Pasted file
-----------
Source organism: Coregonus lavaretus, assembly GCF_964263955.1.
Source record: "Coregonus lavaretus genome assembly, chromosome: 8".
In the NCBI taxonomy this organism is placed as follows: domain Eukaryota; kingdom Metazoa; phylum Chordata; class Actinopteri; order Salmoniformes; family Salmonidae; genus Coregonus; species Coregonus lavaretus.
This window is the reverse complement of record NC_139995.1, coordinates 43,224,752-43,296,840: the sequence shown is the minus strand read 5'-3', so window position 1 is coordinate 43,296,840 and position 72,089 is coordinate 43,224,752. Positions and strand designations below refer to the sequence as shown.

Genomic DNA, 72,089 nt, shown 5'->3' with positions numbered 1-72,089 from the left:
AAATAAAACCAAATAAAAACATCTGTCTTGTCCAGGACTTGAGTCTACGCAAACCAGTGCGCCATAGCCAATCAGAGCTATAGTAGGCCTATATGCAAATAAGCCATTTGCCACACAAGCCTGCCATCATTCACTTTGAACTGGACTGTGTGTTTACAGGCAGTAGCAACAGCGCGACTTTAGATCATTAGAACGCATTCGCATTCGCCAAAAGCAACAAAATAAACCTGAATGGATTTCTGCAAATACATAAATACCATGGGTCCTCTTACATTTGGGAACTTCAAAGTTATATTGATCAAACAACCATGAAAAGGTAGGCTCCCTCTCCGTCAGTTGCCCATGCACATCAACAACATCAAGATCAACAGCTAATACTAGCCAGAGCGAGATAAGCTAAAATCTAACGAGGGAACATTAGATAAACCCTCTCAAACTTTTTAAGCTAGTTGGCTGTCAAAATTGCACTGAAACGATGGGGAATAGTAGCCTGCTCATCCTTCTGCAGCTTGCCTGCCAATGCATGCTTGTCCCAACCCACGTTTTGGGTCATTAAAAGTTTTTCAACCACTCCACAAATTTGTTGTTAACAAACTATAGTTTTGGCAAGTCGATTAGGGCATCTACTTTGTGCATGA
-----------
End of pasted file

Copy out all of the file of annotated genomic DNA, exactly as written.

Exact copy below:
Source organism: Coregonus lavaretus, assembly GCF_964263955.1.
Source record: "Coregonus lavaretus genome assembly, chromosome: 8".
In the NCBI taxonomy this organism is placed as follows: domain Eukaryota; kingdom Metazoa; phylum Chordata; class Actinopteri; order Salmoniformes; family Salmonidae; genus Coregonus; species Coregonus lavaretus.
This window is the reverse complement of record NC_139995.1, coordinates 43,224,752-43,296,840: the sequence shown is the minus strand read 5'-3', so window position 1 is coordinate 43,296,840 and position 72,089 is coordinate 43,224,752. Positions and strand designations below refer to the sequence as shown.

Genomic DNA, 72,089 nt, shown 5'->3' with positions numbered 1-72,089 from the left:
AAATAAAACCAAATAAAAACATCTGTCTTGTCCAGGACTTGAGTCTACGCAAACCAGTGCGCCATAGCCAATCAGAGCTATAGTAGGCCTATATGCAAATAAGCCATTTGCCACACAAGCCTGCCATCATTCACTTTGAACTGGACTGTGTGTTTACAGGCAGTAGCAACAGCGCGACTTTAGATCATTAGAACGCATTCGCATTCGCCAAAAGCAACAAAATAAACCTGAATGGATTTCTGCAAATACATAAATACCATGGGTCCTCTTACATTTGGGAACTTCAAAGTTATATTGATCAAACAACCATGAAAAGGTAGGCTCCCTCTCCGTCAGTTGCCCATGCACATCAACAACATCAAGATCAACAGCTAATACTAGCCAGAGCGAGATAAGCTAAAATCTAACGAGGGAACATTAGATAAACCCTCTCAAACTTTTTAAGCTAGTTGGCTGTCAAAATTGCACTGAAACGATGGGGAATAGTAGCCTGCTCATCCTTCTGCAGCTTGCCTGCCAATGCATGCTTGTCCCAACCCACGTTTTGGGTCATTAAAAGTTTTTCAACCACTCCACAAATTTGTTGTTAACAAACTATAGTTTTGGCAAGTCGATTAGGGCATCTACTTTGTGCATGA